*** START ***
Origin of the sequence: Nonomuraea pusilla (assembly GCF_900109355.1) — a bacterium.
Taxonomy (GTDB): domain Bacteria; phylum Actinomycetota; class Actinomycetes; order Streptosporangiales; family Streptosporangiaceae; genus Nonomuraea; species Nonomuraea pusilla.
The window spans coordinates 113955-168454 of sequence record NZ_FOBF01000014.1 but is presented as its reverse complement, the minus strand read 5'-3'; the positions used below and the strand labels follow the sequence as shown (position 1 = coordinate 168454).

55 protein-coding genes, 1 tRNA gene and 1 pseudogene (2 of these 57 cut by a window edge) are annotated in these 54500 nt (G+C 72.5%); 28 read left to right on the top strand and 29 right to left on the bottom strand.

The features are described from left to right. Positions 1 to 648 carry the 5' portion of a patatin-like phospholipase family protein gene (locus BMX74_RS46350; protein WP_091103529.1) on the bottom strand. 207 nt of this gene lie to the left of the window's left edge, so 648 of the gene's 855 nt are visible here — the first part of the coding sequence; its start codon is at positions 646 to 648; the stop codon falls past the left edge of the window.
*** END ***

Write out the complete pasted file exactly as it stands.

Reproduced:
Origin of the sequence: Nonomuraea pusilla (assembly GCF_900109355.1) — a bacterium.
Taxonomy (GTDB): domain Bacteria; phylum Actinomycetota; class Actinomycetes; order Streptosporangiales; family Streptosporangiaceae; genus Nonomuraea; species Nonomuraea pusilla.
The window spans coordinates 113955-168454 of sequence record NZ_FOBF01000014.1 but is presented as its reverse complement, the minus strand read 5'-3'; the positions used below and the strand labels follow the sequence as shown (position 1 = coordinate 168454).

55 protein-coding genes, 1 tRNA gene and 1 pseudogene (2 of these 57 cut by a window edge) are annotated in these 54500 nt (G+C 72.5%); 28 read left to right on the top strand and 29 right to left on the bottom strand.

The features are described from left to right. Positions 1 to 648 carry the 5' portion of a patatin-like phospholipase family protein gene (locus BMX74_RS46350; protein WP_091103529.1) on the bottom strand. 207 nt of this gene lie to the left of the window's left edge, so 648 of the gene's 855 nt are visible here — the first part of the coding sequence; its start codon is at positions 646 to 648; the stop codon falls past the left edge of the window.